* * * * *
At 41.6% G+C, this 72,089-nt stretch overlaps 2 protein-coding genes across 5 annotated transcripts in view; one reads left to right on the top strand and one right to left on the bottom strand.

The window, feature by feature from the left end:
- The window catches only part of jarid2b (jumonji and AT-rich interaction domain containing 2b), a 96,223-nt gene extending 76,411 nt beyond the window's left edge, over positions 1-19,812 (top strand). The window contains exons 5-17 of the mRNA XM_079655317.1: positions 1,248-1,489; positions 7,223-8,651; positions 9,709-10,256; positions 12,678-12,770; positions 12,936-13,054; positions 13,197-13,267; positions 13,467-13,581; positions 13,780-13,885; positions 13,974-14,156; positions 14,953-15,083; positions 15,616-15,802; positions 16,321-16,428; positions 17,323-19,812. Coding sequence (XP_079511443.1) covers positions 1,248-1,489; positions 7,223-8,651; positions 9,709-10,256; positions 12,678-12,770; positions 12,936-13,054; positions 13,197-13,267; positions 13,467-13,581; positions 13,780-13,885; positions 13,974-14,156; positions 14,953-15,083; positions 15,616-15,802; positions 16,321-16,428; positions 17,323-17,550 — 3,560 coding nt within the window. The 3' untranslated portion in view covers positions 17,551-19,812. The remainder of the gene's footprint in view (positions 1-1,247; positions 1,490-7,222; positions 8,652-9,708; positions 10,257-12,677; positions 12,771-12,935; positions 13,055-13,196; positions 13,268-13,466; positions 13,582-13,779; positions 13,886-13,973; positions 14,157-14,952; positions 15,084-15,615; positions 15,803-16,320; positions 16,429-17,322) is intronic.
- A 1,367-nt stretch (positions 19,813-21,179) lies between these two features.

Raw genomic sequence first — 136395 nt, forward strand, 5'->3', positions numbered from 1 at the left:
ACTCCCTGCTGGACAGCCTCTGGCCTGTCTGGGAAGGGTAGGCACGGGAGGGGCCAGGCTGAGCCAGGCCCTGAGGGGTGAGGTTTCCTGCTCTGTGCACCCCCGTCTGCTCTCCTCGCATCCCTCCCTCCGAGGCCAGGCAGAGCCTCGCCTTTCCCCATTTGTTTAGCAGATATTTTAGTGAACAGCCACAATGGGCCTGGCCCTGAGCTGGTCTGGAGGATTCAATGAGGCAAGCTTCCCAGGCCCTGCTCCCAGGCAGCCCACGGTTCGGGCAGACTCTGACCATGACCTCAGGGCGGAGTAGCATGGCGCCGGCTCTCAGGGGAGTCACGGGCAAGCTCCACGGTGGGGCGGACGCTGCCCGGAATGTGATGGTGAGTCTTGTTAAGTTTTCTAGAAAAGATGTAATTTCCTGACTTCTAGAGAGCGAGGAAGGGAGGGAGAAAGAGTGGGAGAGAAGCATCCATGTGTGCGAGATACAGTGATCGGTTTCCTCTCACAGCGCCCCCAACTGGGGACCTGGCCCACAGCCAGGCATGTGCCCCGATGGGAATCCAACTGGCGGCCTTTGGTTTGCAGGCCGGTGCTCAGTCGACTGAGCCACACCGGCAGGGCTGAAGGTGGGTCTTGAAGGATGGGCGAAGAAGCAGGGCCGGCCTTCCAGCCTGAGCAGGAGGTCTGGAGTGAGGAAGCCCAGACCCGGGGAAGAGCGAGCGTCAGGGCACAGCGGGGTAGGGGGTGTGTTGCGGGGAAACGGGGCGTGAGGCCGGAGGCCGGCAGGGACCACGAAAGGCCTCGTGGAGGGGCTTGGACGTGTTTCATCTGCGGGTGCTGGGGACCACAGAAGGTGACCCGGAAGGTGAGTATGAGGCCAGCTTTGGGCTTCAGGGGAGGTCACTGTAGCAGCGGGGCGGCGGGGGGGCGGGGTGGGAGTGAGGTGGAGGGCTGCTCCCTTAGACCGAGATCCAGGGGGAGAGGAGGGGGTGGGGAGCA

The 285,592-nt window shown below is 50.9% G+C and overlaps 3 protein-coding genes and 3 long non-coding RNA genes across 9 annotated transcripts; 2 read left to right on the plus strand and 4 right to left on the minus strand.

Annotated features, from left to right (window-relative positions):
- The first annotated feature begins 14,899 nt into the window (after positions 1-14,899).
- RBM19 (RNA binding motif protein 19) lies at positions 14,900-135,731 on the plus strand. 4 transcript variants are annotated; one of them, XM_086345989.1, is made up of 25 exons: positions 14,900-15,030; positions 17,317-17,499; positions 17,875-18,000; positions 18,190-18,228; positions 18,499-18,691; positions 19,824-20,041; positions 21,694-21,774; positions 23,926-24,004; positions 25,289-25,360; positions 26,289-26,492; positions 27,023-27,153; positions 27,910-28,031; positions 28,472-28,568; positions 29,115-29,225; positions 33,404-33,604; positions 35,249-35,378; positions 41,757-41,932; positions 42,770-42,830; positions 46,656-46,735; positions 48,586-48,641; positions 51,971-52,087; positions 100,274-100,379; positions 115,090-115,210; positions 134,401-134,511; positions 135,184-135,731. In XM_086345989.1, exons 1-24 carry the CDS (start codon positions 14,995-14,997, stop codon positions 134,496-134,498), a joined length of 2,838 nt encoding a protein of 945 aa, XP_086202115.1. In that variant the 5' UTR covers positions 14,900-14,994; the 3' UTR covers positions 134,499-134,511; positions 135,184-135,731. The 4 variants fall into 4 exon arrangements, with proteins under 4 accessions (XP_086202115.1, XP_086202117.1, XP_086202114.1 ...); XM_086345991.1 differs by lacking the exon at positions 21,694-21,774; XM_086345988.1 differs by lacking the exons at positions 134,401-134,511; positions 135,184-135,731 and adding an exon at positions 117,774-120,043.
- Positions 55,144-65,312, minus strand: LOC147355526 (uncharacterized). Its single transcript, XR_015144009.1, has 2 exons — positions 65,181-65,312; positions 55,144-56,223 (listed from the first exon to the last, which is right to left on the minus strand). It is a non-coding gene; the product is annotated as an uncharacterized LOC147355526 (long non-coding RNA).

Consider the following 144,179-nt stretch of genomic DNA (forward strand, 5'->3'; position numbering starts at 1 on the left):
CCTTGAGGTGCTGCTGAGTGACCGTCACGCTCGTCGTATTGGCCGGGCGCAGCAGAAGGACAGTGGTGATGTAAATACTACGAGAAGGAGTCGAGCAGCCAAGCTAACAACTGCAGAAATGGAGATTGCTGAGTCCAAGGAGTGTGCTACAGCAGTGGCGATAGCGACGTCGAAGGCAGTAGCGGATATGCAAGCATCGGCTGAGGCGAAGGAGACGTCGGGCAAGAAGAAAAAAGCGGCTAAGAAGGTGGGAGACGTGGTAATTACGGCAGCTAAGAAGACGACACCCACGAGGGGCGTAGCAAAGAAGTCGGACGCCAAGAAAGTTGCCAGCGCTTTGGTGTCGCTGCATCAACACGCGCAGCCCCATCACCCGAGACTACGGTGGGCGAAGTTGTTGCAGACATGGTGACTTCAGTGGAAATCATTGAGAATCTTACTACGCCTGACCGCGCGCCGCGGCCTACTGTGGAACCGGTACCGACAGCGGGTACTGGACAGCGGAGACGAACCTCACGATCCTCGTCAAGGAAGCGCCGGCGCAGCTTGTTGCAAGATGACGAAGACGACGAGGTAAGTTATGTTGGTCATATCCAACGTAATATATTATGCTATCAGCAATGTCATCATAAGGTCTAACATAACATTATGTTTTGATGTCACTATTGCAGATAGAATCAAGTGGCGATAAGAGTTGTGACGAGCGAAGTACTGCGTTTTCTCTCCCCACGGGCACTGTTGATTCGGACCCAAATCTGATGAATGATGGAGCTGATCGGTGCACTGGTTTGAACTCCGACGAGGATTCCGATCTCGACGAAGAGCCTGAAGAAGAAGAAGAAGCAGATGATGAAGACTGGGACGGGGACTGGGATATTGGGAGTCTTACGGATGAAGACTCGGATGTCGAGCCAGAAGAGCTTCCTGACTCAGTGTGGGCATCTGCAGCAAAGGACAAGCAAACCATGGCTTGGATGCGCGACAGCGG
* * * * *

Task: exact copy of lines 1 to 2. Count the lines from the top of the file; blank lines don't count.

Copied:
At 41.6% G+C, this 72,089-nt stretch overlaps 2 protein-coding genes across 5 annotated transcripts in view; one reads left to right on the top strand and one right to left on the bottom strand.

The window, feature by feature from the left end: